“A rash of supply chain attacks hitting open source software over the past year shows few signs of abating, following the discovery this week of two separate backdoors slipped into a dozen libraries downloaded by hundreds of thousands of server administrators,” reports Ars Technica:
The compromises of Webmin and the RubyGems libraries are only the latest supply chain attacks to hit open source software. Most people don’t think twice about installing software or updates from the official site of a known developer. As developers continue to make software and websites harder to exploit, black hats over the past few years have increasingly exploited this trust to spread malicious wares by poisoning code at its source…
To be fair, closed-source software also falls prey to supply-side attacks — as evidenced by those that hit computer maker ASUS on two occasions, the malicious update to tax-accounting software M.E.Doc that seeded the NotPetya outbreak of 2017, and another backdoor that infected users of the CCleaner hard drive utility that same year. But the low-hanging fruit for supply chain attacks seems to be open source projects, in part because many don’t make multi-factor authentication and code signing mandatory among its large base of contributors.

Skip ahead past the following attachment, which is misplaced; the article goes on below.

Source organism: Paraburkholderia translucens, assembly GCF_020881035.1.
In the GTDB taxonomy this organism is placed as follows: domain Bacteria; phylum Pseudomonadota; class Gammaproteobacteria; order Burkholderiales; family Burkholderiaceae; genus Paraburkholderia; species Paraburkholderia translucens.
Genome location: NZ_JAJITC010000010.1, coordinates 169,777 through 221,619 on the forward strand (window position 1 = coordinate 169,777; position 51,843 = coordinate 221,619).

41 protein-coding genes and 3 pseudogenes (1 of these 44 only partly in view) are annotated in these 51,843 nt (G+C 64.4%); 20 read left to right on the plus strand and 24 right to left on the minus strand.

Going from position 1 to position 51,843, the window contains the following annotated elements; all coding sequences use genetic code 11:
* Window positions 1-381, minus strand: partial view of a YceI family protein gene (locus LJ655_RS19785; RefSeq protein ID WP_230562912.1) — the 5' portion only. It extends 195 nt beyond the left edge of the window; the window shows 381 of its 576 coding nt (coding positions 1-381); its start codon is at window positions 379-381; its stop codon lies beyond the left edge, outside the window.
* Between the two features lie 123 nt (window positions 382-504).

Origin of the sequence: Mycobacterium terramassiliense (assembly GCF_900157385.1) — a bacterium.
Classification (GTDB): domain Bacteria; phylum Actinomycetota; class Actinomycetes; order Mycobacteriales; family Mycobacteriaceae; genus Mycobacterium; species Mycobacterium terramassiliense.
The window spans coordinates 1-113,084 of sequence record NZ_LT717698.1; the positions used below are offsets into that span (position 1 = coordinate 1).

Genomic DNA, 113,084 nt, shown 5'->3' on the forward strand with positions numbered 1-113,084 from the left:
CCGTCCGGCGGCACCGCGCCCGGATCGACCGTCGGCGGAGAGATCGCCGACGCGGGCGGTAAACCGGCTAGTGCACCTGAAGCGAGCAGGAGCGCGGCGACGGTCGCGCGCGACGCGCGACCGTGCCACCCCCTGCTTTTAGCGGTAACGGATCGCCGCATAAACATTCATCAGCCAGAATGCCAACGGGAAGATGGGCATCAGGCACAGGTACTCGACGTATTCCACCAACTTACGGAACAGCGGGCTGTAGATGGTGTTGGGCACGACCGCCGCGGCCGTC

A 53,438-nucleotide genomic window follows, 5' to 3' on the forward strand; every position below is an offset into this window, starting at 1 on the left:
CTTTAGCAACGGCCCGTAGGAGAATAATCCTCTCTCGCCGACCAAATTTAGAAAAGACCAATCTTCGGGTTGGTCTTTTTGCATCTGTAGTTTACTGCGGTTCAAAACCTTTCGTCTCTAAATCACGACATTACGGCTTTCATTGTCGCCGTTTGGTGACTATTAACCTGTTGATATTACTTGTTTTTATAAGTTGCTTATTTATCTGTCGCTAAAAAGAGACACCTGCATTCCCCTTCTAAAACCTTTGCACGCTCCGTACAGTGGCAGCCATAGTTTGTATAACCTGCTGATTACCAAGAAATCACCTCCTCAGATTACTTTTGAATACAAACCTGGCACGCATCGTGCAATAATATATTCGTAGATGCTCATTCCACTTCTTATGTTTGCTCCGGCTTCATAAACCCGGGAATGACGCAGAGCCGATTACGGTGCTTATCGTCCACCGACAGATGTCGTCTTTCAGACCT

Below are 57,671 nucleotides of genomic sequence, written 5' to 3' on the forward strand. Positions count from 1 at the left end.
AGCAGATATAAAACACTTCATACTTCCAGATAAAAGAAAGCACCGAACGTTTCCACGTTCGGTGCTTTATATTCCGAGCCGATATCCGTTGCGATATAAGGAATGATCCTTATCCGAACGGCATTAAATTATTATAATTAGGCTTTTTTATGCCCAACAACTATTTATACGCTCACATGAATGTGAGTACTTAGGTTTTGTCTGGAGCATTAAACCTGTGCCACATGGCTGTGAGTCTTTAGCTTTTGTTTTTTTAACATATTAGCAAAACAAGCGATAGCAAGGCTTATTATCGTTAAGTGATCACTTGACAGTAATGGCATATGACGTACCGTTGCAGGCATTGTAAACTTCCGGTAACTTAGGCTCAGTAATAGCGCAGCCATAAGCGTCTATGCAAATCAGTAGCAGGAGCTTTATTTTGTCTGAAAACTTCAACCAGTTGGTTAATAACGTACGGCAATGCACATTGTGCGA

“The recent discoveries make it clear that these issues are becoming more frequent and that the security ecosystem around package publication and management isn’t improving fast enough,” Atredis Partners Vice President of Research and Development HD Moore told Ars. “The scary part is that each of these instances likely resulted in even more developer accounts being compromised (through captured passwords, authorization tokens, API keys, and SSH keys). The attackers likely have enough credentials at hand to do this again, repeatedly, until all credentials are reset and appropriate MFA and signing is put in place.”
There is nothing so easy but that it becomes difficult when you do it
— Publius Terentius Afer (Terence)